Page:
posted by Beret
Remember my penny battery debacle?
I decided to hunker back down in my laboratory (aka, basement) to see if I could get the darn thing to finally work. I approached the project with a new tool: very, very low expectations. I am beginning to think that may be the secret to success in a variety of situations.
As you may recall, I had tried to make a penny battery using two different methods: by sanding pennies (minted 1982 or later) down to the zinc on one side, or by using zinc washers from the hardware store.
The good news is: I managed to produce electrical current using both methods. The bad news: it was a little anti-climatic after my epic struggle. Chances are, things would have gone more smoothly had I not been hindered by insomnia and a terrible cold.
For the first scenario, I stacked the pennies on a piece of aluminum foil like this:
1. Aluminum foil with one sanded penny–copper-side down, zinc-side up.
2. A small piece of vinegar-soaked cardboard.
These first two layers comprise one cell of the battery, but we will need more cells to generate enough power to do much of anything. Continue like this:
3. Another sanded penny, copper-side down.
4. Another piece of vinegar-soaked cardboard.
Repeat the stacking order until you have at least three or four cells, and end with a penny, zinc-side up.
As you might see in the pictures, I never got absolutely every last iota of copper off of one side of the penny. It still worked; that was a pleasant surprise.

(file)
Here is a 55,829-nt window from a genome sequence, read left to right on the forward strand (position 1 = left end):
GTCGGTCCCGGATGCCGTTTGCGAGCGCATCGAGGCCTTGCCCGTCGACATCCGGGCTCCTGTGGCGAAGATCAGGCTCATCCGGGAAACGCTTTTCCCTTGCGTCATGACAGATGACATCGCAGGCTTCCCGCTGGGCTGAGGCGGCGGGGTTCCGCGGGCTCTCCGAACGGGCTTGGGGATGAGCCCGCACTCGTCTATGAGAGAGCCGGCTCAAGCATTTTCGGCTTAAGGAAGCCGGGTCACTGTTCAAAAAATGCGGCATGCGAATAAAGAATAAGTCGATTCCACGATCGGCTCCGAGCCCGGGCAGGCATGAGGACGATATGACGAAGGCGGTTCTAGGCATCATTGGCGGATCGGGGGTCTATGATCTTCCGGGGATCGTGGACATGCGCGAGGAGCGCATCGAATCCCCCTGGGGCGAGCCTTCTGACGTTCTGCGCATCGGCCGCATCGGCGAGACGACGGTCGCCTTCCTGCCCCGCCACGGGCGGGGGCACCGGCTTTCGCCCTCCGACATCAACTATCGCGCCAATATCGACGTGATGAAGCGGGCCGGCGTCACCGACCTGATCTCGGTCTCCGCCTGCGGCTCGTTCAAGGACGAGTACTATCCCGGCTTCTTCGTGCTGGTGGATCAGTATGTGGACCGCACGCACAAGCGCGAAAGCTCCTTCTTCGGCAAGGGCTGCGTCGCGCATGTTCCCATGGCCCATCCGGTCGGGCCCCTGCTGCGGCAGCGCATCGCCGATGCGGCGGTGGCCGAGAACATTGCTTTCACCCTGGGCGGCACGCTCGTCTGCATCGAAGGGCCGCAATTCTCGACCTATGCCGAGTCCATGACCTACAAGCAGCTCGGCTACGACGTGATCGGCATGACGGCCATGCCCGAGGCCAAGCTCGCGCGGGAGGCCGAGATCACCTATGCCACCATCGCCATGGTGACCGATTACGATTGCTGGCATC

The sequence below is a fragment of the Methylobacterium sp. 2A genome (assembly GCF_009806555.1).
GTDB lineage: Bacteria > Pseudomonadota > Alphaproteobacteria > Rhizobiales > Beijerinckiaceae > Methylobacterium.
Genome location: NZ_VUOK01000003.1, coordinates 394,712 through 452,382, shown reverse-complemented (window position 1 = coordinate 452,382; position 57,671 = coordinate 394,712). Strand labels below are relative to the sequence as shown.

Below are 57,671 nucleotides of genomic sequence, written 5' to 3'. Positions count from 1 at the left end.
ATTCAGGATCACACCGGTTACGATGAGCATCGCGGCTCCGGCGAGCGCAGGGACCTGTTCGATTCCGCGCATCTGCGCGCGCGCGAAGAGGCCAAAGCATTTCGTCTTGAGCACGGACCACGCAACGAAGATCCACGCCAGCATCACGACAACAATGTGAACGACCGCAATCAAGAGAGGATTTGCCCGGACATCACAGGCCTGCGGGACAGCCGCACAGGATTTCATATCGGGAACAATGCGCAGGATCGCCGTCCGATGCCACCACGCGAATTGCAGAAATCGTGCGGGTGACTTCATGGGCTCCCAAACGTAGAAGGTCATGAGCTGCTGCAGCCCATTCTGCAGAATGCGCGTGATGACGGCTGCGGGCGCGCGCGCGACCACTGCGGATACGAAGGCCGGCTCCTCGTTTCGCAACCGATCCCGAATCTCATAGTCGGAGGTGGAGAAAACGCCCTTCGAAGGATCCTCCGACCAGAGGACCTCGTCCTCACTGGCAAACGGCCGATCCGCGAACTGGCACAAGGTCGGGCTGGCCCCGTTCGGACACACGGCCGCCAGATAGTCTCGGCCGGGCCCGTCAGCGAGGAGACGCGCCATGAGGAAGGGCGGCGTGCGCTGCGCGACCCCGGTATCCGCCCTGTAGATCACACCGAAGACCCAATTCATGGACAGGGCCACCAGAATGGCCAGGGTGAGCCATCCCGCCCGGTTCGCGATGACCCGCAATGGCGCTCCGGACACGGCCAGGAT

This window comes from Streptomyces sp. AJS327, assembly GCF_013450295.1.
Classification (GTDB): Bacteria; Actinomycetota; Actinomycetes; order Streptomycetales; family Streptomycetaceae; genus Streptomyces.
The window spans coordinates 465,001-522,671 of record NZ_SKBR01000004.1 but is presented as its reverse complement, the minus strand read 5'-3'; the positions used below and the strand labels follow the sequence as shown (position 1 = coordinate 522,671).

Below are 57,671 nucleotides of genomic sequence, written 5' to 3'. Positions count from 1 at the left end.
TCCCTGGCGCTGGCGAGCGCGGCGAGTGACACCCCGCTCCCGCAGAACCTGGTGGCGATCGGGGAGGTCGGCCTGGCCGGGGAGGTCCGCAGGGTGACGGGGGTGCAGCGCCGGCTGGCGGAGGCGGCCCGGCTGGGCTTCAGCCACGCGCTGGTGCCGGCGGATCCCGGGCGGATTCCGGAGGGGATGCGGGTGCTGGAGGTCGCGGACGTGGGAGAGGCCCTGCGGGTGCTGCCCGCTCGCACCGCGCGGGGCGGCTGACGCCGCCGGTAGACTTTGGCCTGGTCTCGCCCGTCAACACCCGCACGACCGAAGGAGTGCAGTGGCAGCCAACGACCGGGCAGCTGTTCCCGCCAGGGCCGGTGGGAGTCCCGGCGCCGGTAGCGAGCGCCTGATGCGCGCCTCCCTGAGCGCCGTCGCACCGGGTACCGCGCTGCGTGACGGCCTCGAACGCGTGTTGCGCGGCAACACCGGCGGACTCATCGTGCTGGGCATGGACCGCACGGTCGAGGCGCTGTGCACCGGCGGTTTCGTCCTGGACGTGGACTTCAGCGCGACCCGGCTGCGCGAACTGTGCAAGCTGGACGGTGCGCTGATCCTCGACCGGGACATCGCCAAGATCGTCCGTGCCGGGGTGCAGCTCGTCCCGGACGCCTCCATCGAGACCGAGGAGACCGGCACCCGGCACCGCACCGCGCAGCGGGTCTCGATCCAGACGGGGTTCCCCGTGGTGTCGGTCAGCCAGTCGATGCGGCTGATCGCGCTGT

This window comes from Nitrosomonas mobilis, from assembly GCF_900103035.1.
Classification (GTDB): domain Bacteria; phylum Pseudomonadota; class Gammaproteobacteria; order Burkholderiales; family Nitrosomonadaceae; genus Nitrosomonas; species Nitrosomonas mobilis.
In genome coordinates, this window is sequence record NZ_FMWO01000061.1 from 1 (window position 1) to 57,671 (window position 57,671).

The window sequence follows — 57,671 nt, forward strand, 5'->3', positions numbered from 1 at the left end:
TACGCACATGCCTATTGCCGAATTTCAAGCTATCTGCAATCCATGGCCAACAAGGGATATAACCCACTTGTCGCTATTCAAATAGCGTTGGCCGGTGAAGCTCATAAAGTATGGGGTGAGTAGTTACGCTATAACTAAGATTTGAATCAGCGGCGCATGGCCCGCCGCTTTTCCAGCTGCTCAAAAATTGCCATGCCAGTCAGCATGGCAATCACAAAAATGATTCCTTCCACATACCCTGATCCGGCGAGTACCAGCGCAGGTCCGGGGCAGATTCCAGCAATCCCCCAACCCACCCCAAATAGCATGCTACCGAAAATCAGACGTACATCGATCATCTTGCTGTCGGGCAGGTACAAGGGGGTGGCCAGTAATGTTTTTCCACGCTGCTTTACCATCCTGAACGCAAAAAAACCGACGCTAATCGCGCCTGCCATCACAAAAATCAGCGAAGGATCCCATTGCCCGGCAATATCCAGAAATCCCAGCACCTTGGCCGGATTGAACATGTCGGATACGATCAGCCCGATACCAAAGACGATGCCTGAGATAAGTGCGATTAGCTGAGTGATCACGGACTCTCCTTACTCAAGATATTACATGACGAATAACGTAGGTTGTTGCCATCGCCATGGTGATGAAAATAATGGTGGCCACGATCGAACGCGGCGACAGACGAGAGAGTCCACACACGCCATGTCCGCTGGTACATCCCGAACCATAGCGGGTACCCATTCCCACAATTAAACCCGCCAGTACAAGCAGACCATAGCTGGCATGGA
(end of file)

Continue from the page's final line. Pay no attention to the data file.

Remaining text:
I couldn’t get much action from an LED bulb–just a dim glow–but I did hook the battery to a super cheap digital clock, and got it to start ticking!
Next, I re-created a battery with intact, un-sanded pennies sandwiched between zinc washers and vinegar-soaked cardboard. FYI: I found that #10 washers were a great size, and cost me a whopping 3 cents each.
I started by putting a small zinc washer on a piece of aluminum foil:
Then I stacked cells like I did for the other battery, except there are three layers: washer, vinegar-soaked cardboard, then penny. Repeat ad nauseum, but be sure to end with a penny on top.
With just three cells, I got the clock to start working.
And that’s it. If I had done this project before the lemon batteries, it might have impressed me a bit more. Or perhaps the problem is that now I associate making penny batteries with a “terrible, horrible, no-good, very bad day.” In any event, it’s cheap, easy (if you skip the sanding and use the right washers), and dad-gummit, it works. Enjoy.